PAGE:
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'Downton Abbey' Recap, Season 6, Episode 8: The Storm Before the Calm
February 21, 2016  | By David Hinckley  | 1 comment
 

If you only saw the last five minutes of Downton Abbey Sunday, it would have been a little like showing up for World War I on Armistice Day.
 
You’d look around, see all the relieved happy faces and think, “Well, everything seems fine. Nothing bad happened before this, did it?”
 
Well, yeah. Up until those last five minutes, the penultimate episode of Downton Abbey felt like No Man’s Land. After 90 minutes of this, would anyone get out alive?
 
Mary blindsided Edith. Branson blasted Mary. Mary yelled at Henry. Bertie rejected Edith. Everyone rejected Barrow. Carson yelled at Mrs. Hughes. Mrs. Patmore was gobsmacked. Edith roasted Mary. Lord Grantham told Rosamund to go home. Mary sniped at Lord Grantham. Lord Grantham snapped at Mary.
 
A classroom full of teenagers trashed Mr. Molesley.
 
What was going on? Was this, like, tryouts for talk radio?  
 
All this commotion also turned the world upside down. Mary got angry lectures from Branson, the consensus Mr. Congeniality, and a sympathetic ear from the Dowager Countess, who judges everybody and everything.
 
Equally astounding, Violet told Mary to put aside notions of aristocratic entitlement, which is the whole code by which Violet has lived, and follow her heart.
 
Amazing what effect a few days in France can have.
 
In the end, all this turmoil ended with Mary marrying Henry Talbot (Michelle Dockery, Matthew William Goode, top) and the newlyweds driving happily into the sunset as Lord Grantham benevolently smiled and said, “A new couple in a new world. It seems all our ships are coming into port.”
 
Of course, a few of them do have holes as big as the White Cliffs of Dover.
 
Take the Good Ship Edith.
 
Cora, Rosamund, Branson and everyone else who knew that Edith is really Marigold’s Mum told her that before she gave Bertie an answer on his marriage proposal, he had to know the truth. (Laura Carmichael, Harry Hadden-Paton, right.)
 
She agreed, but never found the right opening. Then one bright morning she and Bertie and Mary and Branson were sitting at the table and Mary outed her. Edith, she said, you might want to tell Bertie here about the Marigold thing.
 
Mary’s gesture was just as rotten as it sounds, and it seemed to come from a couple of places: Mary’s resentment at being kept in the dark herself, Mary’s frustration at just having sent Henry packing, and what Edith thought was the real reason: “The one thing she can’t bear is for me to be happier than she is.”
 
Whatever the reason, Edith ‘fessed up. Bertie left the table and shortly withdrew his proposal – not because of Marigold, but because of the secrecy thing.  
 
“I don’t feel like I could spend my life with someone I couldn’t trust,” he said, “or who couldn’t trust me.”
 
So it was bye bye Bertie – and did we mention that shortly before the breakup Bertie became a much better catch? Turned out he wasn’t just a struggling land agent. The sixth Marquess of Hexham died suddenly while traveling abroad and that meant Bertie had been promoted to seventh Marquess of Hexham.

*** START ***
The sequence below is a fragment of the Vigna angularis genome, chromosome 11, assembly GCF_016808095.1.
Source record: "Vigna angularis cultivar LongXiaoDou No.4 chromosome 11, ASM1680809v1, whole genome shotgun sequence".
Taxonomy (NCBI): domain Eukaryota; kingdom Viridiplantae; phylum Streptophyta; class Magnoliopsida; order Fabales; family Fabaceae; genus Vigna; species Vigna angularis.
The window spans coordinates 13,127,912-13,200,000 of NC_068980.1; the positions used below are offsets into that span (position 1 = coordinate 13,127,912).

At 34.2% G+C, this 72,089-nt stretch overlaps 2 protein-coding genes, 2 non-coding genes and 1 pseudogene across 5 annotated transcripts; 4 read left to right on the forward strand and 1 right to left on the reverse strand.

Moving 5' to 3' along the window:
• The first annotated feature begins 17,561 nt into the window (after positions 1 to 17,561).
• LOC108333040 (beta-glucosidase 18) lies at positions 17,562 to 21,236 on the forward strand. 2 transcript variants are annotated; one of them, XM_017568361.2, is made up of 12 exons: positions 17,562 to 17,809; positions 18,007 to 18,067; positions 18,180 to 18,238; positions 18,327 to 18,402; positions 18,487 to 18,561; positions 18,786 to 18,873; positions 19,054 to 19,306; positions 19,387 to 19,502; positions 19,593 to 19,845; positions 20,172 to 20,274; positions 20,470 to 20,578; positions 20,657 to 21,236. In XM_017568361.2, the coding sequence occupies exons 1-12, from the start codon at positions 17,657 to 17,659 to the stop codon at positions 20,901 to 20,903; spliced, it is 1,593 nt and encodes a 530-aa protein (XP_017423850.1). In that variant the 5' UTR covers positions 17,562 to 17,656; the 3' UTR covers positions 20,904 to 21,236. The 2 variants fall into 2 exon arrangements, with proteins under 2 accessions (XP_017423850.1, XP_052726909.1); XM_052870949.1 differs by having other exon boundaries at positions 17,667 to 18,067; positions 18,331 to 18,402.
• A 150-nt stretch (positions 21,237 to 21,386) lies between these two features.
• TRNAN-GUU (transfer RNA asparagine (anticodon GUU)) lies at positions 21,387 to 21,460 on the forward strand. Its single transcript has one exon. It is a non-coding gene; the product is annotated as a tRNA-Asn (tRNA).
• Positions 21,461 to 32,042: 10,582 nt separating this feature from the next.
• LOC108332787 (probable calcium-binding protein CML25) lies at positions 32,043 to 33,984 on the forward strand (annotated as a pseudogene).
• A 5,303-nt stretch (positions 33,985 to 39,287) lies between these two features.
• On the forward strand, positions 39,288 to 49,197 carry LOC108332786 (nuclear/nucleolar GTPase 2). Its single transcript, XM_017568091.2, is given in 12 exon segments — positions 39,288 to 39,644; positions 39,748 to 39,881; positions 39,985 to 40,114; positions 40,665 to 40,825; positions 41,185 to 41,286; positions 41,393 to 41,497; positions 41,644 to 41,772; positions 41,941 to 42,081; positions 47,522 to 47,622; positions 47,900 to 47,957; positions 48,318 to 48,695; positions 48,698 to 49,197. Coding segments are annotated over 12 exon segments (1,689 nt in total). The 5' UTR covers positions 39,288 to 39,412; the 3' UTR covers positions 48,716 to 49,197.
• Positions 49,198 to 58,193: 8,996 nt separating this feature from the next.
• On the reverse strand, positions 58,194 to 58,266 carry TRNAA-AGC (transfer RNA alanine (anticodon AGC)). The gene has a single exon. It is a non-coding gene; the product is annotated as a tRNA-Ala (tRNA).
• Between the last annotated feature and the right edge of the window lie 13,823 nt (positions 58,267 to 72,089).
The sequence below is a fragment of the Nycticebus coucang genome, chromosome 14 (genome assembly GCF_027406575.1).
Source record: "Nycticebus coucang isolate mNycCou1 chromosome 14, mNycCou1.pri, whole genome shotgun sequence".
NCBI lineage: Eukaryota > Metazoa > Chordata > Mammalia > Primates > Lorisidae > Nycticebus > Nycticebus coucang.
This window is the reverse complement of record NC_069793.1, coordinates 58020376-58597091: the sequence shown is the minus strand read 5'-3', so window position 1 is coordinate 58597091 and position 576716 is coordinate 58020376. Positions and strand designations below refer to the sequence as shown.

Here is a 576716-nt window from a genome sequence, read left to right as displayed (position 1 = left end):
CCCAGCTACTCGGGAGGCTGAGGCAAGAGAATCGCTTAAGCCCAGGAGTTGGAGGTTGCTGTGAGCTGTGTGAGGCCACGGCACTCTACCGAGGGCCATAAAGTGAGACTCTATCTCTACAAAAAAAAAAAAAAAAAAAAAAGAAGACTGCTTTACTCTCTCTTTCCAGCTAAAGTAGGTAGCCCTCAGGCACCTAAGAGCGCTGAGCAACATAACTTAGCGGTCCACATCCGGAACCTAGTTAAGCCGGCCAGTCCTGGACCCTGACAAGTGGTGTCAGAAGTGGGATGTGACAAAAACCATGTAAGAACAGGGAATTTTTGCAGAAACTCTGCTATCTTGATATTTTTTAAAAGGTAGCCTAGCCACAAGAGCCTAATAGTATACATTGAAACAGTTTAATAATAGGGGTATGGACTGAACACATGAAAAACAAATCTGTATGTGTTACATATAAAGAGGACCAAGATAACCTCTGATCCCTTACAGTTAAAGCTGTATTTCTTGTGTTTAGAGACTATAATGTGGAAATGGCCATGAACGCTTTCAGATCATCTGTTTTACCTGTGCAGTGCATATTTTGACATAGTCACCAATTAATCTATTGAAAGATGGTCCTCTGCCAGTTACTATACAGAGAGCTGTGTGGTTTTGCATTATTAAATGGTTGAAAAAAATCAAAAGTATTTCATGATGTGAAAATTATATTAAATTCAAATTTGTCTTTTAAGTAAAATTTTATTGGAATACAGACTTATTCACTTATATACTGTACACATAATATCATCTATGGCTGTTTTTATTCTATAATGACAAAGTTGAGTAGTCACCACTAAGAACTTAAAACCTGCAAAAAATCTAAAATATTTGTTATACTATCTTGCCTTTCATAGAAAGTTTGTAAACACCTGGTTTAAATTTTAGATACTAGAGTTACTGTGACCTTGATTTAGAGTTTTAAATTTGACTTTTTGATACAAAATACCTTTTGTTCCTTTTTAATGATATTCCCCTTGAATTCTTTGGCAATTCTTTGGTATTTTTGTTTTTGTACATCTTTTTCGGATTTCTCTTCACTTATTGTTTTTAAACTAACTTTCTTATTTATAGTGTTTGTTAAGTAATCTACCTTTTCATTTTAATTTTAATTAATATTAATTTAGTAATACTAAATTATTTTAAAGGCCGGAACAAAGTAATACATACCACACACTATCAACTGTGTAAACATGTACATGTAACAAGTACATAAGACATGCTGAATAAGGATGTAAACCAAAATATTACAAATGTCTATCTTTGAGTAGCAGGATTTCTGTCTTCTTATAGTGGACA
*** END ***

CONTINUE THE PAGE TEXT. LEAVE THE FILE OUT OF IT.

For those keeping score at home, a Marquess ranks higher than an Earl. So if Edith married him, Lord Grantham noted, “She would outrank us all.”
 
But now, alas, Edith was left to lament yet another marital near-miss. As Lord Grantham had mused earlier, “Poor old Edith. She couldn’t even make her dolls do what she wanted.”
 
Branson had already stayed on Mary’s case about rejecting Henry. “What a load of baloney,” he said when Mary tried to tell him it wasn’t really love.
 
But that was tea-table talk compared to Branson’s response after the Marigold moment.
 
“You ruined Edith’s life,” he yelled at Mary. (Dockery with Allen Leech, right.) “How many more lives are you going to ruin? You’re a bully, and like all bullies, you’re a coward!”
 
Mary didn’t say anything. She did pop into Edith’s room, where Edith was packing to leave, and started to apologize when Edith told her to shut up.
 
“You’re a nasty, jealous, scheming bitch,” Edith said. “You’re not content with ruining your own life, you try to ruin mine.”
 
Harsh. But essentially accurate.
 
Edith also added a footnote as she left: “Henry’s perfect for you. You’re just too stuck-up and stupid to see it.”
 
Edith then headed to London to help set up a perfectly placed moment of absurdist comic relief that we have rarely needed quite so desperately.  
 
Edith’s magazine editor Laura had finally arranged for a meeting with their mysterious advice columnist Cassandra Jones, whom neither Edith nor Laura had met.
 
Sunday we saw why. Cassandra turned out to be Spratt, Violet’s butler. (Jeremy Swift, right.) Confession: Didn’t see that coming.
 
Meanwhile, back at Downton, Mary went to her room and snapped at Anna, which is one thin step away from waterboarding Lord Grantham’s new puppy.  
 
What pulled Mary out of this quicksand was the unlikely hand of Violet, summoned back from travel by Branson.
 
Like everyone, Violet knew Mary loved Henry. Better than most, Violet understood why Mary was reluctant to “marry down.”
 
In a lovely scene where Violet got to deliver much more than her usual stinging one-liners, she told Mary that “I believe in rules and tradition and playing a part. I also believe in love.”
 
Since Mary will one day be Violet, this was like a Papal dispensation.